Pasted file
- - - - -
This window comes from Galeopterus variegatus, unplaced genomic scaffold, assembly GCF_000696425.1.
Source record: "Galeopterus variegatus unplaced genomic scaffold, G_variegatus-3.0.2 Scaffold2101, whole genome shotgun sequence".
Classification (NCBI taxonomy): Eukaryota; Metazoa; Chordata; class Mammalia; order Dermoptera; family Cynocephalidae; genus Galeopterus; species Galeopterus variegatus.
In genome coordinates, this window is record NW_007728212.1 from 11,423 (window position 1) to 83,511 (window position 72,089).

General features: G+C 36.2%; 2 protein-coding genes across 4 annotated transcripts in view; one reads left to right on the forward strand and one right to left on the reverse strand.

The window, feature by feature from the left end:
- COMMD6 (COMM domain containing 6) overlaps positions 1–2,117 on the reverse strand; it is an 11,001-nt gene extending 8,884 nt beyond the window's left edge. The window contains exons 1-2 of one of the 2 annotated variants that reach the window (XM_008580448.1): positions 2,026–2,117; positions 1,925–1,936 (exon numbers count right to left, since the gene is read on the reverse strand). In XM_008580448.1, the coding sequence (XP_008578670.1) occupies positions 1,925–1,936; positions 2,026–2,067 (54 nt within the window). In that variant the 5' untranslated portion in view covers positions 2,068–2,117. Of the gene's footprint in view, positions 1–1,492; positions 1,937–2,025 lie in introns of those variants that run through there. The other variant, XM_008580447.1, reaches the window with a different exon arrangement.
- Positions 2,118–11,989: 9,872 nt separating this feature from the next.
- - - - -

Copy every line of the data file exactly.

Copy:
This window comes from Galeopterus variegatus, unplaced genomic scaffold, assembly GCF_000696425.1.
Source record: "Galeopterus variegatus unplaced genomic scaffold, G_variegatus-3.0.2 Scaffold2101, whole genome shotgun sequence".
Classification (NCBI taxonomy): Eukaryota; Metazoa; Chordata; class Mammalia; order Dermoptera; family Cynocephalidae; genus Galeopterus; species Galeopterus variegatus.
In genome coordinates, this window is record NW_007728212.1 from 11,423 (window position 1) to 83,511 (window position 72,089).

General features: G+C 36.2%; 2 protein-coding genes across 4 annotated transcripts in view; one reads left to right on the forward strand and one right to left on the reverse strand.

The window, feature by feature from the left end:
- COMMD6 (COMM domain containing 6) overlaps positions 1–2,117 on the reverse strand; it is an 11,001-nt gene extending 8,884 nt beyond the window's left edge. The window contains exons 1-2 of one of the 2 annotated variants that reach the window (XM_008580448.1): positions 2,026–2,117; positions 1,925–1,936 (exon numbers count right to left, since the gene is read on the reverse strand). In XM_008580448.1, the coding sequence (XP_008578670.1) occupies positions 1,925–1,936; positions 2,026–2,067 (54 nt within the window). In that variant the 5' untranslated portion in view covers positions 2,068–2,117. Of the gene's footprint in view, positions 1–1,492; positions 1,937–2,025 lie in introns of those variants that run through there. The other variant, XM_008580447.1, reaches the window with a different exon arrangement.
- Positions 2,118–11,989: 9,872 nt separating this feature from the next.